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Find all real solutions to $8x^3+27=0$

$(a-b)^3=a^3-b^3=(a-b)(a^2+ab+b^2)$

$$(2x)^3-(-3)^3$$ $$(2x-(-3))\cdot ((2x)^2+(2x(-3))+(-3)^2)$$ $$(2x+3)(4x^2-6x+9)$$
Now, to find solutions you must set each part $=0$. The first set of parenthesis is easy $$(2x+3)=0 ; x=-\left(\frac{3}{2}\right)$$
But, what I do not know is how to factor a trinominal (reverse of the FOIL method)
I know that $(a+b)(c+d)=(ac+ad+bc+bd)$. But coming up with the reverse does not make sense to me. If someone can only tell me how to factor a trinomial that would be great.

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Also known as a "quadratic." Have you heard of the quadratic formula or polynomial discriminants? The given quadratic may not have real solutions mind you ... which can be determined with great speed if one knows about complex numbers and roots of unity, but perhaps that's for another day. –  anon Jul 16 '12 at 21:46
    
The quadratic formula would tell you that your quadratic has no real roots. Note it's easier to observe that your equation is equivalent to the equation $x^3=-27/8$. –  David Mitra Jul 16 '12 at 21:46
    
So, are you saying I should take the polynomial and get the discriminate? –  Austin Broussard Jul 16 '12 at 21:47
    
$\sqrt{b^2-4ac}$ is what i should use for the polynomial? –  Austin Broussard Jul 16 '12 at 21:47
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The only real solution is what you've found. –  hjpotter92 Jul 16 '12 at 21:49

4 Answers 4

up vote 12 down vote accepted

You are working too hard. Note that $$8x^3+27=0\iff x^3=\frac{-27}{8}\iff x=-\sqrt[3]{27/8}\iff x=-\frac{3}{2}$$ and so the only real solution is $x=-3/2$.

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Why is this the only real solution? –  The Chaz 2.0 Jul 16 '12 at 22:06
    
@TheChaz Real cube roots of real numbers are unique, since $x\mapsto x^3$ is a bijection from $\mathbb R$ to $\mathbb R$. –  Alex Becker Jul 16 '12 at 22:14
    
Sorry, I should have been a little more specific. For the sake of pedagogy, what precalculus explanation is there for why this equation has one solution, but something like $x^3-6x^2+11x-6$ has three real solutions? –  The Chaz 2.0 Jul 16 '12 at 22:24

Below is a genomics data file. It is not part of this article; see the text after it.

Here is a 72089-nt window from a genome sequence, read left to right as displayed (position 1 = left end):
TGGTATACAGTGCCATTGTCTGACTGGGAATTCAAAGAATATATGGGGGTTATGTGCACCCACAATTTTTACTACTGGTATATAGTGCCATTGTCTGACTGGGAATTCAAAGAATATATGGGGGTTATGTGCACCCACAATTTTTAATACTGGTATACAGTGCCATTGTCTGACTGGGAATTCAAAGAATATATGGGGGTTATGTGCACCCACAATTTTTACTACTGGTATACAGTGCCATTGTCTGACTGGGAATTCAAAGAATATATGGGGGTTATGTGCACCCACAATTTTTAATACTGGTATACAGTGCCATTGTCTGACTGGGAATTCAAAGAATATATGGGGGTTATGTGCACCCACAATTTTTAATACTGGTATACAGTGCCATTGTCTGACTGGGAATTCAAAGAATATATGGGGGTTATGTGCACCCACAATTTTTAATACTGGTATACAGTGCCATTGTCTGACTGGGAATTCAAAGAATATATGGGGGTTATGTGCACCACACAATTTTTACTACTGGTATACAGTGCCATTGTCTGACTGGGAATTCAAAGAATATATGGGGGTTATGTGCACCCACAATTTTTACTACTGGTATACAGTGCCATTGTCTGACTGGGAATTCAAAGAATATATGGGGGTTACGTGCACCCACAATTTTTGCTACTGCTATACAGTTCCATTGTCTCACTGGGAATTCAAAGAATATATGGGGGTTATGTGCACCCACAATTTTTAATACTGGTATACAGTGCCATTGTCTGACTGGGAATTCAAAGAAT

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@TheChaz Well we can look at the graph of $x^3$. Or equivalently note that $x^3$ is an increasing function, so $y=x^3$ can only have one solution. I think uniqueness of cube-roots is generally taught in precalc (it was in my class, and I do not think very highly of that class). –  Alex Becker Jul 16 '12 at 22:30
    
Thanks! Sorry to hear about your precalculus experience :) Surely this answer will help the OP have a better experience. –  The Chaz 2.0 Jul 16 '12 at 22:33

We know that $-3/2$ is a solution. Then we divide $x^3+27$ by $x+3/2$. Hence we have $x^3+27=(x+3/2)(8x^2-12x+18)=0$. But, 8x^2-12x+18 don't have real solution.

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Completion of the square yields the following.

$$4x^2 - 6x + 9 = 4(x^2 - 3/2 x) + 9 = 4(x^2-3/2x + 9/16) + 27/4 = 4(x-3/4)^2 + 27/4.$$

This definitively shows your residual quadratic can have no real roots, since its graph never goes below the line $y = 27/4.$ This representation will allow you to find the complex ones easily, if you so wish.

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Using the discriminant of $ax^3+bx^2+cx+d=8x^3+27$:

$$\Delta = 18abcd -4b^3d + b^2c^2 - 4ac^3 - 27a^2d^2=0-0+0-0-27(8^2)(27^2) < 0$$

Thus there is only one real root, and that is, as Alex Becker found, $x=-3/2$.

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